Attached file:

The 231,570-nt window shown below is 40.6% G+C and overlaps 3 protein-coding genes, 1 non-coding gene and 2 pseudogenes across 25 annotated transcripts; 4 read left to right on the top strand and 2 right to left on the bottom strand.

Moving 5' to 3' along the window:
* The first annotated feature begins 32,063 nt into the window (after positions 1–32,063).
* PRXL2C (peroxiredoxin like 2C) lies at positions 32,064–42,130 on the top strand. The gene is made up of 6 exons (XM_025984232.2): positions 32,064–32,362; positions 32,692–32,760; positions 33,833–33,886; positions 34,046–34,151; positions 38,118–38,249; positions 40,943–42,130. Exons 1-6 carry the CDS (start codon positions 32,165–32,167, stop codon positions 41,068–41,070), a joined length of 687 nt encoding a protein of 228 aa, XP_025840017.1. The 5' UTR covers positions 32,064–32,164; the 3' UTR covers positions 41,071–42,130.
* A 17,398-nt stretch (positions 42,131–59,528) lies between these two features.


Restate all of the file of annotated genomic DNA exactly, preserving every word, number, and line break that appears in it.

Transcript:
The 231,570-nt window shown below is 40.6% G+C and overlaps 3 protein-coding genes, 1 non-coding gene and 2 pseudogenes across 25 annotated transcripts; 4 read left to right on the top strand and 2 right to left on the bottom strand.

Moving 5' to 3' along the window:
* The first annotated feature begins 32,063 nt into the window (after positions 1–32,063).
* PRXL2C (peroxiredoxin like 2C) lies at positions 32,064–42,130 on the top strand. The gene is made up of 6 exons (XM_025984232.2): positions 32,064–32,362; positions 32,692–32,760; positions 33,833–33,886; positions 34,046–34,151; positions 38,118–38,249; positions 40,943–42,130. Exons 1-6 carry the CDS (start codon positions 32,165–32,167, stop codon positions 41,068–41,070), a joined length of 687 nt encoding a protein of 228 aa, XP_025840017.1. The 5' UTR covers positions 32,064–32,164; the 3' UTR covers positions 41,071–42,130.
* A 17,398-nt stretch (positions 42,131–59,528) lies between these two features.